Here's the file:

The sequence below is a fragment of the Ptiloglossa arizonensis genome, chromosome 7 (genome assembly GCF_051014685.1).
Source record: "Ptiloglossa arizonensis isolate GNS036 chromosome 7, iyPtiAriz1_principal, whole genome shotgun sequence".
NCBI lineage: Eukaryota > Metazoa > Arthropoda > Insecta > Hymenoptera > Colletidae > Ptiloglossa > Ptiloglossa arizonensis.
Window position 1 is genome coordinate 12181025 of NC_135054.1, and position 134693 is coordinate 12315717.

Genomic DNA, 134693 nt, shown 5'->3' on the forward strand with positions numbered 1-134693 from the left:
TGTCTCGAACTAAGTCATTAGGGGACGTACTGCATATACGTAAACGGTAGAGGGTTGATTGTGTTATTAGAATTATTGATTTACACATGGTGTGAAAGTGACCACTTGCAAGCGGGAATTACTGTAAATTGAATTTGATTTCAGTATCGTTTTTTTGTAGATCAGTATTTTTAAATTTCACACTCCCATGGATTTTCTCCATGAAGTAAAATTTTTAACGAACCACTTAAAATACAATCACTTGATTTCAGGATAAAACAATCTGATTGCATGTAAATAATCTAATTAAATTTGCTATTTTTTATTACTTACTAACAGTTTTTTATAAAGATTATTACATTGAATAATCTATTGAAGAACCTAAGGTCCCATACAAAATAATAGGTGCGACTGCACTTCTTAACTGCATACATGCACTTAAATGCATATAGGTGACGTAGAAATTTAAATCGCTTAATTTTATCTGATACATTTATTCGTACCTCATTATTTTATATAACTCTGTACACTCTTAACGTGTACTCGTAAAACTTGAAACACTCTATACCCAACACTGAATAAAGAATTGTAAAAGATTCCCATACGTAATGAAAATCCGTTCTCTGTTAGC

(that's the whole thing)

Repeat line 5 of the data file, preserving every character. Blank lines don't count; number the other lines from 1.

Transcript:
Genomic DNA, 134693 nt, shown 5'->3' on the forward strand with positions numbered 1-134693 from the left: